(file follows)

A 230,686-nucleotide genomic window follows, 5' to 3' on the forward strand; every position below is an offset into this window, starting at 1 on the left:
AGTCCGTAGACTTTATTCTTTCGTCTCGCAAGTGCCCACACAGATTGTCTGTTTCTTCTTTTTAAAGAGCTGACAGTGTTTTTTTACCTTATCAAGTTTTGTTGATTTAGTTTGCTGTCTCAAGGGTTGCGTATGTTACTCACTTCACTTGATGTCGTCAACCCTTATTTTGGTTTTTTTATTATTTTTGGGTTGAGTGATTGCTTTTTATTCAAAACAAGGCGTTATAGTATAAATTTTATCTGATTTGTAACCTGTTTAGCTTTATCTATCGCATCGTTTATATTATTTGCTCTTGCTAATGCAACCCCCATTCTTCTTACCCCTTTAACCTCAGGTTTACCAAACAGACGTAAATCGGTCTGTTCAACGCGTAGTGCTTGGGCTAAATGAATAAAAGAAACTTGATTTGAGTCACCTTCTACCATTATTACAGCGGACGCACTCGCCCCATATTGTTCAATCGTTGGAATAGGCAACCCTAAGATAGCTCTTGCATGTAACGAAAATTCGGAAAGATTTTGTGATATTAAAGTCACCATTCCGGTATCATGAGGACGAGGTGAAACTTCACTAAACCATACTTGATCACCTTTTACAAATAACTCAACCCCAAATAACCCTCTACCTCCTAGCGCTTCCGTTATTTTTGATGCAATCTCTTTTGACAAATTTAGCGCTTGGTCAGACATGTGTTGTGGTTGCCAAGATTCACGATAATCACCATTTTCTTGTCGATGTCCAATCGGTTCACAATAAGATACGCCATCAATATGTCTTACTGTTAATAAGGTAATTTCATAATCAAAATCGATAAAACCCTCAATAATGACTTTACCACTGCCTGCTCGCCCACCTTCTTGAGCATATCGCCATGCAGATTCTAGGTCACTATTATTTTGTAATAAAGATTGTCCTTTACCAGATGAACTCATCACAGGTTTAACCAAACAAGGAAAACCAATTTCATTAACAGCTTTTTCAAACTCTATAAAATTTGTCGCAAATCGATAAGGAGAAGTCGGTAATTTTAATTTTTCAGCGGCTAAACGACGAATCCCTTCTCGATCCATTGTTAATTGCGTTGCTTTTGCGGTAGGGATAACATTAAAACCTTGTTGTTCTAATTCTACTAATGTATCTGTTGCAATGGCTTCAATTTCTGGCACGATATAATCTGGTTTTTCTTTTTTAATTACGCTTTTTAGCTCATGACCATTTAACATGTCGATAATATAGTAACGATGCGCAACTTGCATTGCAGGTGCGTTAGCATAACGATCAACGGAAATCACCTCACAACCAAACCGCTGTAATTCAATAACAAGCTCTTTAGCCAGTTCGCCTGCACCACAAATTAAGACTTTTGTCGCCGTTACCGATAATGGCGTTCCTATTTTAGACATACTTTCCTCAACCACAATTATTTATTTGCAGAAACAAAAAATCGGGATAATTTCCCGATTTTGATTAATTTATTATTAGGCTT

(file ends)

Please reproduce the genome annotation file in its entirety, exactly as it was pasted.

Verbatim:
A 230,686-nucleotide genomic window follows, 5' to 3' on the forward strand; every position below is an offset into this window, starting at 1 on the left:
AGTCCGTAGACTTTATTCTTTCGTCTCGCAAGTGCCCACACAGATTGTCTGTTTCTTCTTTTTAAAGAGCTGACAGTGTTTTTTTACCTTATCAAGTTTTGTTGATTTAGTTTGCTGTCTCAAGGGTTGCGTATGTTACTCACTTCACTTGATGTCGTCAACCCTTATTTTGGTTTTTTTATTATTTTTGGGTTGAGTGATTGCTTTTTATTCAAAACAAGGCGTTATAGTATAAATTTTATCTGATTTGTAACCTGTTTAGCTTTATCTATCGCATCGTTTATATTATTTGCTCTTGCTAATGCAACCCCCATTCTTCTTACCCCTTTAACCTCAGGTTTACCAAACAGACGTAAATCGGTCTGTTCAACGCGTAGTGCTTGGGCTAAATGAATAAAAGAAACTTGATTTGAGTCACCTTCTACCATTATTACAGCGGACGCACTCGCCCCATATTGTTCAATCGTTGGAATAGGCAACCCTAAGATAGCTCTTGCATGTAACGAAAATTCGGAAAGATTTTGTGATATTAAAGTCACCATTCCGGTATCATGAGGACGAGGTGAAACTTCACTAAACCATACTTGATCACCTTTTACAAATAACTCAACCCCAAATAACCCTCTACCTCCTAGCGCTTCCGTTATTTTTGATGCAATCTCTTTTGACAAATTTAGCGCTTGGTCAGACATGTGTTGTGGTTGCCAAGATTCACGATAATCACCATTTTCTTGTCGATGTCCAATCGGTTCACAATAAGATACGCCATCAATATGTCTTACTGTTAATAAGGTAATTTCATAATCAAAATCGATAAAACCCTCAATAATGACTTTACCACTGCCTGCTCGCCCACCTTCTTGAGCATATCGCCATGCAGATTCTAGGTCACTATTATTTTGTAATAAAGATTGTCCTTTACCAGATGAACTCATCACAGGTTTAACCAAACAAGGAAAACCAATTTCATTAACAGCTTTTTCAAACTCTATAAAATTTGTCGCAAATCGATAAGGAGAAGTCGGTAATTTTAATTTTTCAGCGGCTAAACGACGAATCCCTTCTCGATCCATTGTTAATTGCGTTGCTTTTGCGGTAGGGATAACATTAAAACCTTGTTGTTCTAATTCTACTAATGTATCTGTTGCAATGGCTTCAATTTCTGGCACGATATAATCTGGTTTTTCTTTTTTAATTACGCTTTTTAGCTCATGACCATTTAACATGTCGATAATATAGTAACGATGCGCAACTTGCATTGCAGGTGCGTTAGCATAACGATCAACGGAAATCACCTCACAACCAAACCGCTGTAATTCAATAACAAGCTCTTTAGCCAGTTCGCCTGCACCACAAATTAAGACTTTTGTCGCCGTTACCGATAATGGCGTTCCTATTTTAGACATACTTTCCTCAACCACAATTATTTATTTGCAGAAACAAAAAATCGGGATAATTTCCCGATTTTGATTAATTTATTATTAGGCTT